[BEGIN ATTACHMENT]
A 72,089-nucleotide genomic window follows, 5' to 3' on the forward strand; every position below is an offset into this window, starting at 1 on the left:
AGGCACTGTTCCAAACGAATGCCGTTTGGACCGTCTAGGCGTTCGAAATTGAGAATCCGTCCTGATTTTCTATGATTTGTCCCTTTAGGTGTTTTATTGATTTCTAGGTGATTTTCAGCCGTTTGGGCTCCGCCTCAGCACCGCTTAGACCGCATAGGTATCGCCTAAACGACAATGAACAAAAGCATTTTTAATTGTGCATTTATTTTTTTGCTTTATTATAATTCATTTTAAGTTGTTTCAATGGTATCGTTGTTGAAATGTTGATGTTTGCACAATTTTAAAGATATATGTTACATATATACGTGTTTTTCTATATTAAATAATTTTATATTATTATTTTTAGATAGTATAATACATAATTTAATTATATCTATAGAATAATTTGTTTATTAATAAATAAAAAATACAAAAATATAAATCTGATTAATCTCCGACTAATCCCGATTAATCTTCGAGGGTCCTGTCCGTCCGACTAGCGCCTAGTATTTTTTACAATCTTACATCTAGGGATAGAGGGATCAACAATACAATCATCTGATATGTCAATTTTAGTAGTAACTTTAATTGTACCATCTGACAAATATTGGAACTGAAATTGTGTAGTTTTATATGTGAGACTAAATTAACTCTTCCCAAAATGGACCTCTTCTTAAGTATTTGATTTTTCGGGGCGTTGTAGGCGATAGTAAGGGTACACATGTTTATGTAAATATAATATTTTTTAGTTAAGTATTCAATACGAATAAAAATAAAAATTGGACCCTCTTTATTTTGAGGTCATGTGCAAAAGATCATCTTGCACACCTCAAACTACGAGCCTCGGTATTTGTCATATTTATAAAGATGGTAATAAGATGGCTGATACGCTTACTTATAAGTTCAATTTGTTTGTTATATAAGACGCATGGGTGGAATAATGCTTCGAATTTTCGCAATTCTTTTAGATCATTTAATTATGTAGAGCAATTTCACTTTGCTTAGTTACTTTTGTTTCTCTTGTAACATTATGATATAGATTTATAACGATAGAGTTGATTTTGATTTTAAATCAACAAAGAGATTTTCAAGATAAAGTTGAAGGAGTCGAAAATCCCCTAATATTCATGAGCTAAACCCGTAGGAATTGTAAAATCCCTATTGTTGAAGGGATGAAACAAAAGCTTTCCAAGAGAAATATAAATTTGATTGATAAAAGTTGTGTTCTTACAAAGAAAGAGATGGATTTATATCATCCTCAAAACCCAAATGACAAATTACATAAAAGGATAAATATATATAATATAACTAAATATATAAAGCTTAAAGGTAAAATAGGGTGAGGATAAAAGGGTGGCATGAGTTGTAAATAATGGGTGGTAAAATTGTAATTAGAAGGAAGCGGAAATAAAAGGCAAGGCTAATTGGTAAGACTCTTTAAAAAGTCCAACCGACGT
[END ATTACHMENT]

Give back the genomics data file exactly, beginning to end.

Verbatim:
A 72,089-nucleotide genomic window follows, 5' to 3' on the forward strand; every position below is an offset into this window, starting at 1 on the left:
AGGCACTGTTCCAAACGAATGCCGTTTGGACCGTCTAGGCGTTCGAAATTGAGAATCCGTCCTGATTTTCTATGATTTGTCCCTTTAGGTGTTTTATTGATTTCTAGGTGATTTTCAGCCGTTTGGGCTCCGCCTCAGCACCGCTTAGACCGCATAGGTATCGCCTAAACGACAATGAACAAAAGCATTTTTAATTGTGCATTTATTTTTTTGCTTTATTATAATTCATTTTAAGTTGTTTCAATGGTATCGTTGTTGAAATGTTGATGTTTGCACAATTTTAAAGATATATGTTACATATATACGTGTTTTTCTATATTAAATAATTTTATATTATTATTTTTAGATAGTATAATACATAATTTAATTATATCTATAGAATAATTTGTTTATTAATAAATAAAAAATACAAAAATATAAATCTGATTAATCTCCGACTAATCCCGATTAATCTTCGAGGGTCCTGTCCGTCCGACTAGCGCCTAGTATTTTTTACAATCTTACATCTAGGGATAGAGGGATCAACAATACAATCATCTGATATGTCAATTTTAGTAGTAACTTTAATTGTACCATCTGACAAATATTGGAACTGAAATTGTGTAGTTTTATATGTGAGACTAAATTAACTCTTCCCAAAATGGACCTCTTCTTAAGTATTTGATTTTTCGGGGCGTTGTAGGCGATAGTAAGGGTACACATGTTTATGTAAATATAATATTTTTTAGTTAAGTATTCAATACGAATAAAAATAAAAATTGGACCCTCTTTATTTTGAGGTCATGTGCAAAAGATCATCTTGCACACCTCAAACTACGAGCCTCGGTATTTGTCATATTTATAAAGATGGTAATAAGATGGCTGATACGCTTACTTATAAGTTCAATTTGTTTGTTATATAAGACGCATGGGTGGAATAATGCTTCGAATTTTCGCAATTCTTTTAGATCATTTAATTATGTAGAGCAATTTCACTTTGCTTAGTTACTTTTGTTTCTCTTGTAACATTATGATATAGATTTATAACGATAGAGTTGATTTTGATTTTAAATCAACAAAGAGATTTTCAAGATAAAGTTGAAGGAGTCGAAAATCCCCTAATATTCATGAGCTAAACCCGTAGGAATTGTAAAATCCCTATTGTTGAAGGGATGAAACAAAAGCTTTCCAAGAGAAATATAAATTTGATTGATAAAAGTTGTGTTCTTACAAAGAAAGAGATGGATTTATATCATCCTCAAAACCCAAATGACAAATTACATAAAAGGATAAATATATATAATATAACTAAATATATAAAGCTTAAAGGTAAAATAGGGTGAGGATAAAAGGGTGGCATGAGTTGTAAATAATGGGTGGTAAAATTGTAATTAGAAGGAAGCGGAAATAAAAGGCAAGGCTAATTGGTAAGACTCTTTAAAAAGTCCAACCGACGT